Thursday, September 30, 2010

Interbike 2010 - Part 4


The last day.

Kevin had lined up only a few spots for me, three hours worth, and let me go free once lunchtime rolled around.

I hit some pretty interesting booths that day. By then he'd had some time to walk around, I'd had time, and I was particularly impressed at one booth's product. Every year there's the genius in a small booth with a great product that no one's heard of before, and I can honestly say only one product I saw fits this description.

Well, even skipping the "small booth" part, I think there's only one product that fits the "Best New Product of Interbike 2011".

I'll let you know later what this is, with some foreshadowing in this post.

I squeezed in an interview sideways in there somewhere, Javier and I working well together. He'd catch some things, I'd catch others, and he felt comfortable giving me direction to get a better shot.

Javier, my second cameraman, with part of Mister Ant+, i.e. one of the co-developers of Ant+

A good team, the two of us. With the cameras set to shut down at noon, we only had a few interviews before our jobs were done.

We sat down for lunch, chatted a bit with the other crew (David and Gabe), and then, with the camera guys supposed to do some "camera guy stuff", I hit out on my own.

Unlike other years, I really had no "goals", no signatures to collect, no books to get signed. I decided that if I came here for InterbikeTV, I'd focus on that. I'd brought just one postcard, one that always makes me grin when I look at it. If I saw a certain someone, I'd ask him to sign it, but other than that, nothing. And since the certain someone's booth was packed up next door, I figured I missed out on my signature opportunity.

My phone's shutter had annoyingly stopped working on the drive down from Colorado, specifically dying when I wanted to take pictures of the smoke jumpers jumping out of the slow, low flying plane. Therefore I was without my camera phone.

Instead, I had my helmet cam and Kevin's older digital camera. The latter, too, died, and I was left just with my helmet cam. Since it has no viewer, all my shots would be blind. I just hoped that things would come out.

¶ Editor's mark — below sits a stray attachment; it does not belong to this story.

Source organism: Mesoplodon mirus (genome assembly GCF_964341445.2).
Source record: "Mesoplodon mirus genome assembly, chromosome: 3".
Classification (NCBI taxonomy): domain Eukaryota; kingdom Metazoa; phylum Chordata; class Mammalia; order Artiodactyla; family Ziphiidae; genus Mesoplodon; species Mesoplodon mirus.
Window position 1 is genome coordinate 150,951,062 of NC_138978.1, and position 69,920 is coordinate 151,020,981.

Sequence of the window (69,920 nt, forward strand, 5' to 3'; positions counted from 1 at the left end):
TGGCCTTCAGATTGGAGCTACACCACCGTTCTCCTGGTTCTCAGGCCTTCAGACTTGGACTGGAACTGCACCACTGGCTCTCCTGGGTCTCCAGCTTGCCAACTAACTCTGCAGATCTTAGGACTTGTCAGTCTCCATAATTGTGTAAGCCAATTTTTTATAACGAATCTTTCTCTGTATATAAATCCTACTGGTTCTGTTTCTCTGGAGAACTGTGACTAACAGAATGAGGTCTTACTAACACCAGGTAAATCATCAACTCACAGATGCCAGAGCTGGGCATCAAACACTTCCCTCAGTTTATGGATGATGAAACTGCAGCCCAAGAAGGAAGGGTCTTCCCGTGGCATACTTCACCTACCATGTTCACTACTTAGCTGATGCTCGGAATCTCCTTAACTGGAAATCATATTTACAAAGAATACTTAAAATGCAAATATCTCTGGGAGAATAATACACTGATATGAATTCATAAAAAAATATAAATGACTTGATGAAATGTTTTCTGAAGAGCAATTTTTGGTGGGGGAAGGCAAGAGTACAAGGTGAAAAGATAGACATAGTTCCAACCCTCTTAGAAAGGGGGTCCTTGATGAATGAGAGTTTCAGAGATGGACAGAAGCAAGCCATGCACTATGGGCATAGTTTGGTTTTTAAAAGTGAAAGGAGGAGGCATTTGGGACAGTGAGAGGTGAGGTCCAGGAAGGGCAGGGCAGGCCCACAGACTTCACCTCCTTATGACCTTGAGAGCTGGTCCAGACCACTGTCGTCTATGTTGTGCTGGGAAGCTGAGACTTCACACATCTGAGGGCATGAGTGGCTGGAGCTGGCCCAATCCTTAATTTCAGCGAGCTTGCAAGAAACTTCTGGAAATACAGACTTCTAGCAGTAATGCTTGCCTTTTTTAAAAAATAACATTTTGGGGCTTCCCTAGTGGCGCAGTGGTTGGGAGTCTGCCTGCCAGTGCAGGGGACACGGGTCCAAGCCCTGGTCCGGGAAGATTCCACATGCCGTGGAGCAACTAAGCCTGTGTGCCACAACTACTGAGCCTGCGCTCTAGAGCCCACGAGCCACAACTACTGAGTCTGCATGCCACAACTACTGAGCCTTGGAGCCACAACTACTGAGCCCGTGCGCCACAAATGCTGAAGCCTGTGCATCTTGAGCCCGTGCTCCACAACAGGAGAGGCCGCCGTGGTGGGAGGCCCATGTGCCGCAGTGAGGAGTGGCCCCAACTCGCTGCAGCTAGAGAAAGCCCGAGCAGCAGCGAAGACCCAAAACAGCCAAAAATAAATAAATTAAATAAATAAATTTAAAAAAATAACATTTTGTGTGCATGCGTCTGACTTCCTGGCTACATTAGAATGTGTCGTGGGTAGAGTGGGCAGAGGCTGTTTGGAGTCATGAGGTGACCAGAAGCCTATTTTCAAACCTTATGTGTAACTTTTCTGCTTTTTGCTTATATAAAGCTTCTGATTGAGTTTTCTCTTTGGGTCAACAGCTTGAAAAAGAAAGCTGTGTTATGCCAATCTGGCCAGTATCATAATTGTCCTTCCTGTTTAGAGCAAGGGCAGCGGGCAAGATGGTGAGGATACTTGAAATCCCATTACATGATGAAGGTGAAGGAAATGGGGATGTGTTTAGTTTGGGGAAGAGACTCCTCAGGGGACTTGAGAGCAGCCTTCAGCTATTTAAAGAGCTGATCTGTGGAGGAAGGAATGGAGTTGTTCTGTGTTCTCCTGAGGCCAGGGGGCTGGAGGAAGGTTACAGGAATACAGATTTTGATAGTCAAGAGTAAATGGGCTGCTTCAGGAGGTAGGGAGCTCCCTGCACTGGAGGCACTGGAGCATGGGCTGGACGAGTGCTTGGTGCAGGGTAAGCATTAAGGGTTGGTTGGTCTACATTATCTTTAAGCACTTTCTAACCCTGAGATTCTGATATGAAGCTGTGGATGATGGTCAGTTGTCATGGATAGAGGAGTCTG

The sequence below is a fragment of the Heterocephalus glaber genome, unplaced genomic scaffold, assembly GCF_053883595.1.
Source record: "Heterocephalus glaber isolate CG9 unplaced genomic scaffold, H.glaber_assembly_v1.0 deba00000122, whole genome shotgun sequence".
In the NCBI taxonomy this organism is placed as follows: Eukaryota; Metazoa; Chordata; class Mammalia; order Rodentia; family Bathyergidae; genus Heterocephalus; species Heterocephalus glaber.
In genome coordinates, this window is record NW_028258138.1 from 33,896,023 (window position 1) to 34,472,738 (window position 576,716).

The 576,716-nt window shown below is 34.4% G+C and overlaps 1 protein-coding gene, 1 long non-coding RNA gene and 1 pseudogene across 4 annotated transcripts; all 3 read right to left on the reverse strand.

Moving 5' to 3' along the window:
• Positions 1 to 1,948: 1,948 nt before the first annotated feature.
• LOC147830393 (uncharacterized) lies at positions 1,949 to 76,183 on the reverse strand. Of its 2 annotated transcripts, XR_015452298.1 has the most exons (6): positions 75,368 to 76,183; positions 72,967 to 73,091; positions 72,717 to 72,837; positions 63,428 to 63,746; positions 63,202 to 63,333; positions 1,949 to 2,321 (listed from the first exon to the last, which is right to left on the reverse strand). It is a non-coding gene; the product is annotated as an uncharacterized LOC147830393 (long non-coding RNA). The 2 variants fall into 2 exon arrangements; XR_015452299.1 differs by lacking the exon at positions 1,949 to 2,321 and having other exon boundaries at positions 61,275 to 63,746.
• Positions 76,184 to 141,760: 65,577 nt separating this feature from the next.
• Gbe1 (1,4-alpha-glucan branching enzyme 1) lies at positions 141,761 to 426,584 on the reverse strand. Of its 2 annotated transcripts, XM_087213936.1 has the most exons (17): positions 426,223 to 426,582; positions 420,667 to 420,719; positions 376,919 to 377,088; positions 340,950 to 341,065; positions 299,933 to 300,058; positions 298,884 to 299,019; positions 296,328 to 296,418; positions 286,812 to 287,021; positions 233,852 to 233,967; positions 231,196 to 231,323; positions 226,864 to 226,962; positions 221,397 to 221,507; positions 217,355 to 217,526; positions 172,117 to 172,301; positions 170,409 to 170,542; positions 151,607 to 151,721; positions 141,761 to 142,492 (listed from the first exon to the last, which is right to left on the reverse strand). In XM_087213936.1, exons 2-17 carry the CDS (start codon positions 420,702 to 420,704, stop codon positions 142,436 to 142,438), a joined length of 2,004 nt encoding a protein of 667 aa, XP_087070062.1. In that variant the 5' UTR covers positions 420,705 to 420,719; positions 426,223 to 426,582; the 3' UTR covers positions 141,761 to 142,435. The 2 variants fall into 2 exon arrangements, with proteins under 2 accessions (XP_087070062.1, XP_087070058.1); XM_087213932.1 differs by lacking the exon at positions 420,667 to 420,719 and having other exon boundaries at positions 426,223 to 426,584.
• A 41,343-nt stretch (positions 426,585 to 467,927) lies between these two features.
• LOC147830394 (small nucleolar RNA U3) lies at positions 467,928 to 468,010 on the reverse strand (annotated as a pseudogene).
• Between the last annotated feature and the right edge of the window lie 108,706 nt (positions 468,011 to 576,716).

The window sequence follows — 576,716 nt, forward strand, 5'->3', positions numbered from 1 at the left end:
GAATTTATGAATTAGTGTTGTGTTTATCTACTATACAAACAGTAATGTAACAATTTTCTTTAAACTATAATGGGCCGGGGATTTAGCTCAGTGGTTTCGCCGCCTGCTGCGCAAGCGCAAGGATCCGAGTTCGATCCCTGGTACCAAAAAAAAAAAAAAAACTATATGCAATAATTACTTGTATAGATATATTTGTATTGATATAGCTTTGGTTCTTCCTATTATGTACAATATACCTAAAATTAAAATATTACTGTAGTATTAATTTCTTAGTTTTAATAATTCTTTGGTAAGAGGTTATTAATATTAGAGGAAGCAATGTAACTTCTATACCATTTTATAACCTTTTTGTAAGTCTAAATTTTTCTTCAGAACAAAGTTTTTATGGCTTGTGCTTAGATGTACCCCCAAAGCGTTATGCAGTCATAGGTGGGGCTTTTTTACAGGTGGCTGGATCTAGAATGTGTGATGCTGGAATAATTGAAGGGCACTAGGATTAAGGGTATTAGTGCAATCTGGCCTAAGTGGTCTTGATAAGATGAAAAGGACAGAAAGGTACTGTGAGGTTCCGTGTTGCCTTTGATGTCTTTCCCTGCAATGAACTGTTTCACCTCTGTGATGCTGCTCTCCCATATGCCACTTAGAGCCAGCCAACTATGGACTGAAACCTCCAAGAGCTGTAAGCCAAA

(Some did - the shot of Javier above is a still from the ContourHD's footage. Others, due to lack of light, didn't come out quite so nicely.)

I thought of some video I could shoot for a future clip so hurried around, trying to find different vendors, shooting booth shots, and scurrying off to another booth.

At some point I checked my phone.

Kevin, it seemed, had texted me repeatedly. He needed me at the NOW booth, right now.


The name triggered something but I couldn't grasp it.

I rushed over. Apparently David, scheduled for this, couldn't make it, so I had to fill in.

I got there... and there was Phil Keoghan.

NOW (No Opportunity Wasted) was his lifestyle brand name.

I had to interview him.

I felt totally unprepared, with no mental "psyching up", no check of teeth for pieces of broccoli (okay, I admit it, I didn't eat broccoli in Vegas), no nothing.

But with Javier, Kevin, and maybe one or two other people there, waiting, I had to make a go of it.

OMG! HUGE piece of broccoli hanging out of my mouth!
Okay, it's me, Phil, Javier to the left, and a Phil person to the right.
And no broccoli.

We finished up the interview, Phil helping me along. Once again I felt... you know, it was like he was the star even though I was the leader. He was the one that was pulling into the headwind, I was the one sitting on. He did the work. I could see thoughts flitting across his eyes, and I'd hear him change tack slightly. He's smart on his feet, could direct himself, and knew the stuff he wanted to cover.

Released again, I did an end run to see if I couldn't finish up my "short clip gathering" mission. I thought I'd seen a Thomson banner even though they didn't have a booth, so I went around looking for it. I wandered for most of the floor, desperately looking for this one banner.

I rounded yet another bend and stopped.

No, it wasn't the banner. Instead, standing kind of on their own, I found my "off chance" signer (signor?).

Greg Lemond.

I walked up to the three there, him and two others. The one closest to me turned once I intruded in their "group space".

Scott Lemond.

Well now.

I asked Greg if he could sign this card I had.

Let me tell you the story. I had this card a long, long time. I bought it because it reminded me of the La Vie Claire helmets (really just aero shells with thin felt pads inside) in the 1985-1986 Tours.

The reality: Lemond and the helmet, 1985, from here.

Hinault, shortly into this clip, wearing that helmet.